To mark its fifth anniversary, the Luxembourg association of translators and interpreters (Association luxembourgeoise des traducteurs et interprètes, ALTI) is organising the first day in honour of translators and interpreters in the Grand Duchy, on 30 September at the CNL.
The day will start with a welcome address at 10 a.m. and end with aperitifs at 6.30 p.m., followed by dinner.
The six lectures proposed cover the numerous facets of the profession and will be presented by prestigious speakers, including Mr Rodolfo Maslias, head of the European Parliament's terminology unit, and Mr Franz Lemaître, head of the French interpreting unit at the European Commission in Brussels.
Details of the day's programme can be found here: Programme
A country that turns its multilingualism to advantage
The Grand Duchy of Luxembourg is a country that can quite rightly be qualified as multilingual. There are three languages in everyday use: Luxembourgish (the national language, and the language used for administrative and legal purposes), French (the language used for legislation and for administrative and legal purposes), and German (used for administrative and legal purposes). English is also widely used, particularly in the workplace.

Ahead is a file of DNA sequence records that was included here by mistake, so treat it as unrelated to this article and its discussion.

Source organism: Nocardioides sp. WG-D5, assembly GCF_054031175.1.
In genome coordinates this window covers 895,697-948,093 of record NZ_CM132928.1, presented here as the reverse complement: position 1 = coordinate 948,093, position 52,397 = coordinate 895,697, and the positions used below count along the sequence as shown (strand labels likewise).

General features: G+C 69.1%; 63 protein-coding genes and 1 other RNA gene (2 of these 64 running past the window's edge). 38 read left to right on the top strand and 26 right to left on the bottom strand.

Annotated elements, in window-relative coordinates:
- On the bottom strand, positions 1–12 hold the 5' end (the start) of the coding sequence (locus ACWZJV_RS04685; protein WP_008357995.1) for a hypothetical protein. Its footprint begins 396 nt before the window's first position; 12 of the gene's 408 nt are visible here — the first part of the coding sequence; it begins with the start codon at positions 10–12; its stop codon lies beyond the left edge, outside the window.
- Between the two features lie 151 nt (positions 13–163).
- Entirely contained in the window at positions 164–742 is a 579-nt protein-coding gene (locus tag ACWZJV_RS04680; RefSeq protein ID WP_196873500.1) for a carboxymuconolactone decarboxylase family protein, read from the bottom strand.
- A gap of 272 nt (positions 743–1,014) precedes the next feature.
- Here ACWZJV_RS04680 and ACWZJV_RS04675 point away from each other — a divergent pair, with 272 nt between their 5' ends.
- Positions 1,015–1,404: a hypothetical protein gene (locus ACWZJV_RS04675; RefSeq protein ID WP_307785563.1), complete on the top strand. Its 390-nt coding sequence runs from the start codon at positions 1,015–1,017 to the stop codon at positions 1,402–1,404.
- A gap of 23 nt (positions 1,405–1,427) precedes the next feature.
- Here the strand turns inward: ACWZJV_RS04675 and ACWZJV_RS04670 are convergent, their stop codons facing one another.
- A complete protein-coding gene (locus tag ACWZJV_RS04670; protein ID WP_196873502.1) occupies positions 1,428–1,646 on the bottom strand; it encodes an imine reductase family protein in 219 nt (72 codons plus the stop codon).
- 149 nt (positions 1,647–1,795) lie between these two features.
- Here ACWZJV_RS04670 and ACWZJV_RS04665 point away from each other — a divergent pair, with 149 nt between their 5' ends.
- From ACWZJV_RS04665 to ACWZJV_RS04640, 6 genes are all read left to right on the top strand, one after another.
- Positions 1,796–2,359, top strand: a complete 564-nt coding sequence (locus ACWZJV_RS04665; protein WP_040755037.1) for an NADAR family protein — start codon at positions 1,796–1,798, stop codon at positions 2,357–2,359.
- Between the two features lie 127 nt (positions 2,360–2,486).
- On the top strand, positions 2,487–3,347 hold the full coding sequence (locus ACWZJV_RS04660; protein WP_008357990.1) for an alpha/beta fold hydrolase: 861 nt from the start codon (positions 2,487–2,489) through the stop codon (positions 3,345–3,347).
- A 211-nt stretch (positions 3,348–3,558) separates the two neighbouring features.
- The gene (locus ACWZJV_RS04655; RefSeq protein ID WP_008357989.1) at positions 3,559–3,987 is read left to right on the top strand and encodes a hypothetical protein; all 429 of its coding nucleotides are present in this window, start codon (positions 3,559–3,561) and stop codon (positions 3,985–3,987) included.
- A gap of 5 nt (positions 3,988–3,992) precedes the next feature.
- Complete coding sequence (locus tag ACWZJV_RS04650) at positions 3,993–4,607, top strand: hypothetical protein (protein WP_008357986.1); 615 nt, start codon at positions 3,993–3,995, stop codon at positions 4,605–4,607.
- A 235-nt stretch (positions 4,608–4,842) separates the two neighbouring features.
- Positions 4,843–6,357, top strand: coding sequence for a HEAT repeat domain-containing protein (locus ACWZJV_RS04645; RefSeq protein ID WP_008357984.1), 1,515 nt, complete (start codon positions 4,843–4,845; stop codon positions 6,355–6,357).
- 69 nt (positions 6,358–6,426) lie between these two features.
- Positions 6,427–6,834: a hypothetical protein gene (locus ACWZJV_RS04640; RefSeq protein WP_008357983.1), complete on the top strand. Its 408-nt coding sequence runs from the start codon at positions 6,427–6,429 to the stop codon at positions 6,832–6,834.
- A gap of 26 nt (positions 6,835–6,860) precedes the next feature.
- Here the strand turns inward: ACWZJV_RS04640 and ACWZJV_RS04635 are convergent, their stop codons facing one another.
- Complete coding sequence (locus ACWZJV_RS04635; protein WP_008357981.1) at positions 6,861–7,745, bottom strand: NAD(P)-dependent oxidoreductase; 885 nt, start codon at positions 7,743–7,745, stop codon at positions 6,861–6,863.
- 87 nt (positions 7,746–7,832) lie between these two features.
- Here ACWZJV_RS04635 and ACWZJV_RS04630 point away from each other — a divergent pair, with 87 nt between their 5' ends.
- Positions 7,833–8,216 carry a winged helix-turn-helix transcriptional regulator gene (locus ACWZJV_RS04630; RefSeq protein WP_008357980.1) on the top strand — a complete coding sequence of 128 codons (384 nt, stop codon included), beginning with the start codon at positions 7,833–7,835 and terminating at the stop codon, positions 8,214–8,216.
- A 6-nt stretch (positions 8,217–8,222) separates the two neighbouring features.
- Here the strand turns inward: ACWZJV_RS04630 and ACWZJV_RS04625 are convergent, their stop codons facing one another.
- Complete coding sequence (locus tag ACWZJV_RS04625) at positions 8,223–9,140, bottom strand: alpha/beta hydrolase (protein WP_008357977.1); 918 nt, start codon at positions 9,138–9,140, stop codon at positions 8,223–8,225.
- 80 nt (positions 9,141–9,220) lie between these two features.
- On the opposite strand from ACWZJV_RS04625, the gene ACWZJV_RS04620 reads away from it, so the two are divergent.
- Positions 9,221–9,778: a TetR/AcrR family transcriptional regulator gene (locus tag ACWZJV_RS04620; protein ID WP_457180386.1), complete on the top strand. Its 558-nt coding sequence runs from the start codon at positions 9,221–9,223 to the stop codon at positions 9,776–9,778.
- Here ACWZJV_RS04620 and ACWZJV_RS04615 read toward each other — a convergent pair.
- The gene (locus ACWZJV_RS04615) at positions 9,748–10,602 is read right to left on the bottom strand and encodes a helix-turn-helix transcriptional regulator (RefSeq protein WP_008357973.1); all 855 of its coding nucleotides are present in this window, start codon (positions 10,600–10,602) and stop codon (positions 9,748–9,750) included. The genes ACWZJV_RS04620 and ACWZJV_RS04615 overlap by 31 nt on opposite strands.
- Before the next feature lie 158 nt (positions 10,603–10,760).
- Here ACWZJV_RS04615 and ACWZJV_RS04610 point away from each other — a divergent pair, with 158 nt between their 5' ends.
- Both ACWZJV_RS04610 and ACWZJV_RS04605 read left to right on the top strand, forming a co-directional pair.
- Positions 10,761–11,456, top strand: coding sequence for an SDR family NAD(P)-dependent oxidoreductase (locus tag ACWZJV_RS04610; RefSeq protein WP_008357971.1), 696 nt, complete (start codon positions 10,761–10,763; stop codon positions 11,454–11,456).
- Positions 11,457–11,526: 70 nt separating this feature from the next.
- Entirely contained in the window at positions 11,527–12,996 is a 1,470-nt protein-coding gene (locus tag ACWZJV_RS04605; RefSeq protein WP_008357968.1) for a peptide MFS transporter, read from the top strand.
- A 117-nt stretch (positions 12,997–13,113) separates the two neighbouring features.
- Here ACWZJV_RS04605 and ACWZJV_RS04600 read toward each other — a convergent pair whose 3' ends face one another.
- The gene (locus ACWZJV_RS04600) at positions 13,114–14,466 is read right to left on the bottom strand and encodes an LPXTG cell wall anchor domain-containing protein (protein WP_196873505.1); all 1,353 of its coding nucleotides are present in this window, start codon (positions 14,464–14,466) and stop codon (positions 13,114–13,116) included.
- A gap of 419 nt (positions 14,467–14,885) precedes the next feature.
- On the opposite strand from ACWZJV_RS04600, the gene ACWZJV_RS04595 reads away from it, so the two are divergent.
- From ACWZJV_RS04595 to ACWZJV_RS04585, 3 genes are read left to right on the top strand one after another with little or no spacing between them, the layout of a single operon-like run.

According to a STATEC study published in 2013, people living in the Grand Duchy use two languages, on average. 74% speak Luxembourgish at home, while 32% speak French and 15% speak Portuguese. In the workplace, the opposite is true: most people speak French (84%), followed by Luxembourgish (73%) and German (51%). So it would be fair to say that no Luxembourger ever manages to get through the day speaking just one language!
A number of different languages rub shoulders every day in the Grand Duchy. Switching from one to another is the everyday reality for the country's inhabitants and for its cross-border workers. Is this totally multilingual context, the need for professional translators and interpreters is obvious.
(article written by the editorial team of the portal luxembourg.lu)